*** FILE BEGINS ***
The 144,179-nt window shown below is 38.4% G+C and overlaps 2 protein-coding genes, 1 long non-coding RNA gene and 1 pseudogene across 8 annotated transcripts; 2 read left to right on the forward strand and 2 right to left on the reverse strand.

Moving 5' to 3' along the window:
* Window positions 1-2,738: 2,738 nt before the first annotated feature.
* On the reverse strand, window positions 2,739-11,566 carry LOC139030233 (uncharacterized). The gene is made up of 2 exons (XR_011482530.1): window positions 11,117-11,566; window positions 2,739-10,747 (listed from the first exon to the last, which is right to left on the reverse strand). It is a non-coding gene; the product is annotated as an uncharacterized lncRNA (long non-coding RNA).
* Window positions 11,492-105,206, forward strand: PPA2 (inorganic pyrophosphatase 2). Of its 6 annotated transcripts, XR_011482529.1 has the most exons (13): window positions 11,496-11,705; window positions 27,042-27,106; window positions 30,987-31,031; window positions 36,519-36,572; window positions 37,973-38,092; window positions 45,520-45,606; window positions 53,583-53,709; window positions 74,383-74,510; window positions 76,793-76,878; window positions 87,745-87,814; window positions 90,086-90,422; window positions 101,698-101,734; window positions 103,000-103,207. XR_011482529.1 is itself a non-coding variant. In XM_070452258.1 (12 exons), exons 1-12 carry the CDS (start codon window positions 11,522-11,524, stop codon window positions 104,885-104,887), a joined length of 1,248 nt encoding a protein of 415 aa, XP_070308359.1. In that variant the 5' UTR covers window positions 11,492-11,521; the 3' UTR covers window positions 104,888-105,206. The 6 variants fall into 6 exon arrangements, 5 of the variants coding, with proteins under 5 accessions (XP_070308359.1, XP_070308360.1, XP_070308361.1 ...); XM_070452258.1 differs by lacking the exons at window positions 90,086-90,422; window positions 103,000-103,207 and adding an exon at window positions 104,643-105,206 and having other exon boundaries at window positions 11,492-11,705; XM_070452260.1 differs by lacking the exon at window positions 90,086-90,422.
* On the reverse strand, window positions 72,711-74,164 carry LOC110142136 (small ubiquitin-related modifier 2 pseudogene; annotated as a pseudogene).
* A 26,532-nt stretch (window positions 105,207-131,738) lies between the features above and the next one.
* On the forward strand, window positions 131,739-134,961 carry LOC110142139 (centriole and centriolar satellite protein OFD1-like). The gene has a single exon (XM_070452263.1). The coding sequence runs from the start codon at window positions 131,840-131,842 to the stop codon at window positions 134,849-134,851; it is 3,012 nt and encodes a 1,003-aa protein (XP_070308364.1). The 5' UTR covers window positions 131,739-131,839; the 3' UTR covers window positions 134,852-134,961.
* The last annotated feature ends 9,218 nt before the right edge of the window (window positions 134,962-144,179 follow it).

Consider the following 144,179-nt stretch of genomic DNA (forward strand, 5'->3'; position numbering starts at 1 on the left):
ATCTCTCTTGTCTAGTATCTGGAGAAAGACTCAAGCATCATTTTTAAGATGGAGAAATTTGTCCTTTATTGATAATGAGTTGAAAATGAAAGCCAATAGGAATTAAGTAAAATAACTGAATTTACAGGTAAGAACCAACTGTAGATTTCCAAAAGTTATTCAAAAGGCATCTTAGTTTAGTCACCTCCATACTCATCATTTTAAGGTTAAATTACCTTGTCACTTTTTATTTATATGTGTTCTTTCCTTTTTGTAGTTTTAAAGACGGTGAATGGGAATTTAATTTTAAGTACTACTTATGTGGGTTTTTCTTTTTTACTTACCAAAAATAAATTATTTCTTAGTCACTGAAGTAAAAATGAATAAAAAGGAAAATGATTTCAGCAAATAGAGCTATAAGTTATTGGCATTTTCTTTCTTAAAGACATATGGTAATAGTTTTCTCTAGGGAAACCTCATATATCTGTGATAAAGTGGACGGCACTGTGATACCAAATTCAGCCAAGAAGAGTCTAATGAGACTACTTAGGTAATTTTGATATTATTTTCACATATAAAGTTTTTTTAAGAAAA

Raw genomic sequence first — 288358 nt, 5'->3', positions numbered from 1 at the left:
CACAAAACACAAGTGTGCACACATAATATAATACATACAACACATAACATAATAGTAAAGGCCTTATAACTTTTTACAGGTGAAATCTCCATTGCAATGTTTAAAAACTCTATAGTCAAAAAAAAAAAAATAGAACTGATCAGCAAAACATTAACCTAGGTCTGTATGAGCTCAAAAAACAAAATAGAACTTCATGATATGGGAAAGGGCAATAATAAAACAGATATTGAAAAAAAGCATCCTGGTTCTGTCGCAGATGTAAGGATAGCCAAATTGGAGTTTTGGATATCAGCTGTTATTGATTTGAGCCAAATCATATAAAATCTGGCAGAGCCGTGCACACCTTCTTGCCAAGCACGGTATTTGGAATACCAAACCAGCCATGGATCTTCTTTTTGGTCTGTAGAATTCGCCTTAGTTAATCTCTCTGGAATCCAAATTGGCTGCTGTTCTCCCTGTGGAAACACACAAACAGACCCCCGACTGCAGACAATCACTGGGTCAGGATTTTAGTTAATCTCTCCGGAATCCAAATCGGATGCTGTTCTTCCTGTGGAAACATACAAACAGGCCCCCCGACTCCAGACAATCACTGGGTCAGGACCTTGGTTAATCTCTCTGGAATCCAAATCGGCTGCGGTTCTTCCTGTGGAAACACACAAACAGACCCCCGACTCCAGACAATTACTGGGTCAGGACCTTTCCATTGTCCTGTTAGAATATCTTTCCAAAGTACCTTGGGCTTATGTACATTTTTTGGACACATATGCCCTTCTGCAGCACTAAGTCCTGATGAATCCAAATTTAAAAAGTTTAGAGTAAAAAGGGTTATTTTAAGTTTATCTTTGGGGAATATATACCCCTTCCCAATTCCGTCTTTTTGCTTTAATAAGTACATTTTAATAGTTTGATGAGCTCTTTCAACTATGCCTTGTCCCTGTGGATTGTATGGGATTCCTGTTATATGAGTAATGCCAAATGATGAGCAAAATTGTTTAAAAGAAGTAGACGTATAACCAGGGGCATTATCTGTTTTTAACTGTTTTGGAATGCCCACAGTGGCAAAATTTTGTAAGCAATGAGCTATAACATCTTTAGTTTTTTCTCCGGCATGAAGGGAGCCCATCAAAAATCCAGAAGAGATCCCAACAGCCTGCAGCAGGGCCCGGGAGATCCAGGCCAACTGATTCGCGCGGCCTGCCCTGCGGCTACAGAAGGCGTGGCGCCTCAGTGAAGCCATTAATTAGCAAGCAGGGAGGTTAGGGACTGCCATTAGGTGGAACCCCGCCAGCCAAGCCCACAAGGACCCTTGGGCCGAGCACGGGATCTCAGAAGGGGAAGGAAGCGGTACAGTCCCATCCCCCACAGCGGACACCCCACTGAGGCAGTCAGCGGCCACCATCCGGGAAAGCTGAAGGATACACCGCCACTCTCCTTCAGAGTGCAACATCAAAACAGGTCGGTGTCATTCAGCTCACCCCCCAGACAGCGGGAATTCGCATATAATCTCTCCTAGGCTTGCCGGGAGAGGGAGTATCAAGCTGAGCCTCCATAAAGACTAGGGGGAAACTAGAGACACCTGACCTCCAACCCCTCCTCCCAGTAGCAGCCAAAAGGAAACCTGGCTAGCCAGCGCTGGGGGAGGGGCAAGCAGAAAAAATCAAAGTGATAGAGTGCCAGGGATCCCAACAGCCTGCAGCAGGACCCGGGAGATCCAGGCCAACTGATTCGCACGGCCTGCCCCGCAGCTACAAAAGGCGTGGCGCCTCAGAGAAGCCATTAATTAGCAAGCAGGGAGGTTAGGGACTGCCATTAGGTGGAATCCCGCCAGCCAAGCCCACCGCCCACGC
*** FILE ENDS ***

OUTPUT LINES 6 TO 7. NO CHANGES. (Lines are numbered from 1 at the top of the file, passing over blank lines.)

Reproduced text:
* On the reverse strand, window positions 72,711-74,164 carry LOC110142136 (small ubiquitin-related modifier 2 pseudogene; annotated as a pseudogene).
* A 26,532-nt stretch (window positions 105,207-131,738) lies between the features above and the next one.